There are  small biographies provided for each woman in the book, and interesting how many discuss their strength and femininity.  Yet the photographs provide hints of their femininity and seems to dwell on their inherent physical strength, not unlike the muscularmass and definition of their male counterparts. Their physical beauty is unlike like the more graceful muscular definitions of an Olympic swimmer or runner, perhaps more like the tight muscular build of a Olympic gymnast.

But if you place your hand to block the view just below their chins, you have a couple different set of photographs that allows you to see their feminin and individuality as expressed in their hair style, makeup and the jewelry. Perhaps that is the contradictions that Schoeller is attempting to document about these women, the potential conflict between their self perception and their developed exterior muscular contours.

Schoeller has documented a slice of a sub-culture, and maybe to their own credit, these women have found ways to allow their individually shine through. They have knowingly placed themselves in the limelight of subjective judging, allowing other to define them within some arbitrary boundaries. They are under constant scrutiny, much like any actor in play who knows their part in a performance.

These women are not strangers to the camera lens, although this temporary studio with its large format camera may have been a slight departure. I find a weariness in some of their eyes, as if they are on-guard, not knowing if they can trust, such as a good likeness to be made or to be potentially taken advantage of. Yet they know that they are again on display, many taking a pose to put all of their personal development work to their own best advantage, flexing their arms, shoulders and abdomens. A very interesting series of photographs.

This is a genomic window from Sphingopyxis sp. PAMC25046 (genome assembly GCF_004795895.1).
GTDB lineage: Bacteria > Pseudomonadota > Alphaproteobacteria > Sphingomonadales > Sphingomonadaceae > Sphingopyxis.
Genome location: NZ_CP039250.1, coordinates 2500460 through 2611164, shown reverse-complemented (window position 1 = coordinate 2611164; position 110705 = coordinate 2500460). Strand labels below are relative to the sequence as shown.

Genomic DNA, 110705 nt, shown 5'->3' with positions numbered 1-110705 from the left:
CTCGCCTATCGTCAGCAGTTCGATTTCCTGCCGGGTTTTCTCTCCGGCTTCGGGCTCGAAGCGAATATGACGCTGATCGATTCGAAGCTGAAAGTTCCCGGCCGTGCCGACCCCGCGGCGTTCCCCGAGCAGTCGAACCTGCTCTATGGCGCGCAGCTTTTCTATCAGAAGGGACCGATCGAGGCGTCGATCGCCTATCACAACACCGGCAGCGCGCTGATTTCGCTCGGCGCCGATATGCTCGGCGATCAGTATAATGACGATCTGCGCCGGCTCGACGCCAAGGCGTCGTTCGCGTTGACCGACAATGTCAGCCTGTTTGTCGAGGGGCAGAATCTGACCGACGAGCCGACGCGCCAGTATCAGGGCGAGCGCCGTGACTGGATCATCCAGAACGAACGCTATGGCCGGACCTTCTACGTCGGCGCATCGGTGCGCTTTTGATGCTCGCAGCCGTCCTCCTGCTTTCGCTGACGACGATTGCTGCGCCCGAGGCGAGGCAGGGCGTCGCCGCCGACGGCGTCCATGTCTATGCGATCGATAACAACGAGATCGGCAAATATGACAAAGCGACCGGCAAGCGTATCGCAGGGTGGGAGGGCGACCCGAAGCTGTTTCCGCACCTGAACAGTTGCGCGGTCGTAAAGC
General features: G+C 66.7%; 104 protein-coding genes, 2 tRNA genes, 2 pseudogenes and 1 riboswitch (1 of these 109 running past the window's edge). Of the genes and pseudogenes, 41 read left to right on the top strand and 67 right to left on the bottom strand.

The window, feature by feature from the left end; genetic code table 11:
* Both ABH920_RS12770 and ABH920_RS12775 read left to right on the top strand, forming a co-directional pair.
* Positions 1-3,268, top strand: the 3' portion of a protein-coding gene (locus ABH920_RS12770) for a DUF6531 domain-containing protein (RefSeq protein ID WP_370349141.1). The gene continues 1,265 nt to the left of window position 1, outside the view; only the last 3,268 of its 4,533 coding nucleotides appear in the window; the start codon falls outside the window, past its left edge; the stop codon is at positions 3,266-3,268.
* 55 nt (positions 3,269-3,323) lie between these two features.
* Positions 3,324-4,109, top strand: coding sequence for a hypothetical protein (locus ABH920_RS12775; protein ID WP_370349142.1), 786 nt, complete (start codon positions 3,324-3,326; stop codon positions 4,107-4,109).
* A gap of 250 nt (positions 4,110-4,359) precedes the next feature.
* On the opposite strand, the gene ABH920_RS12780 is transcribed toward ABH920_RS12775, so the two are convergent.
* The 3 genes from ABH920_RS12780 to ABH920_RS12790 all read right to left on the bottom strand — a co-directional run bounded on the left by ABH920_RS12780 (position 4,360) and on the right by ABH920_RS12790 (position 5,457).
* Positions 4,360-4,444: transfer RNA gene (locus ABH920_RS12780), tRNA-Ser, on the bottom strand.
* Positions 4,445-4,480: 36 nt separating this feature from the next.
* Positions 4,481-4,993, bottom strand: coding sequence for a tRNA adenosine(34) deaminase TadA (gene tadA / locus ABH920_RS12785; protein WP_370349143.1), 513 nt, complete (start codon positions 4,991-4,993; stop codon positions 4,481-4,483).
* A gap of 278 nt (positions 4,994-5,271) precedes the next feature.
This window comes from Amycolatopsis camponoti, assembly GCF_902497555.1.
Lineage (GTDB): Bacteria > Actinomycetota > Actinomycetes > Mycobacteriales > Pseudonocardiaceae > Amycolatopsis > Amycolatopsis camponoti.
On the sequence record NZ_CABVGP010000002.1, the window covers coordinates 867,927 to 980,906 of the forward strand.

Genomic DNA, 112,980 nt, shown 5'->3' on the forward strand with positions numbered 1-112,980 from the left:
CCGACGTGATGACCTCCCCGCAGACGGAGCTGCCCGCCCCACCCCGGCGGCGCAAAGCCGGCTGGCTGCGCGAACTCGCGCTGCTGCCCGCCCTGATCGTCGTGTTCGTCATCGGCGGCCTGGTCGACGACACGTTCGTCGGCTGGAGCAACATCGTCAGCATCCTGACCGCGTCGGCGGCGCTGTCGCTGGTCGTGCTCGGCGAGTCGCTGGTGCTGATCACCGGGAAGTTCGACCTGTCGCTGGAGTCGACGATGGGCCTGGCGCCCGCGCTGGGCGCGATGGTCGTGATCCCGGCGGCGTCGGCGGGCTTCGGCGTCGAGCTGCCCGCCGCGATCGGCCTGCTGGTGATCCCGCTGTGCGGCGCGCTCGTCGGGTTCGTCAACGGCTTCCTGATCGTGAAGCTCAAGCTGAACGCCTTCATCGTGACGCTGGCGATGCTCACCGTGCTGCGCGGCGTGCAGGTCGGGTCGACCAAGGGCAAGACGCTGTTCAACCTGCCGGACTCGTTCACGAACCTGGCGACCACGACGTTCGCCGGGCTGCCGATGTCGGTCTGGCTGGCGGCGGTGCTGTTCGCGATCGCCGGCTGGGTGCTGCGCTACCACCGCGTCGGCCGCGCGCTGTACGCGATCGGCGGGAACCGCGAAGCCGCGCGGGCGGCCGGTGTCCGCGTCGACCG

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Best regards, Douglas Stockdale

February 20, 2009

Lee Friedlander – New Mexico

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Copyright Lee Friedlander, 2008 published by Radius Books

 Lee Friedlander: New Mexico was published concurrently by Radius Books with the Friedlander exhibition at the Andrew Smith Gallery, Sante Fe, NM in the Fall of 2008. Thus in one sense, this book can be viewed as one heck of a great catalog.

Usually I defer to the end of the review to discuss a book’s workmanship, such as the paper and book binding, but for this book I will make an exception, in as I almost screwed up my copy from the get-go. I was mildly surprised when I opened the book for the first time to find the front end papers missing, the binding not glued or sewn to the spine, as well as the back end papers also missing, with the page page glued to the basic cover plate. Yikes!

My initial thought was that this was a Chinese book-binding screw-up. But then as I had my bottle of book binding glue in mid-air, I had second thoughts as I studied the re-seal-able poly pouch that the book came in. hmmmmm, Radius Books is innovative, so perhaps I should check-in first and not make assumptions (I need to get better at this).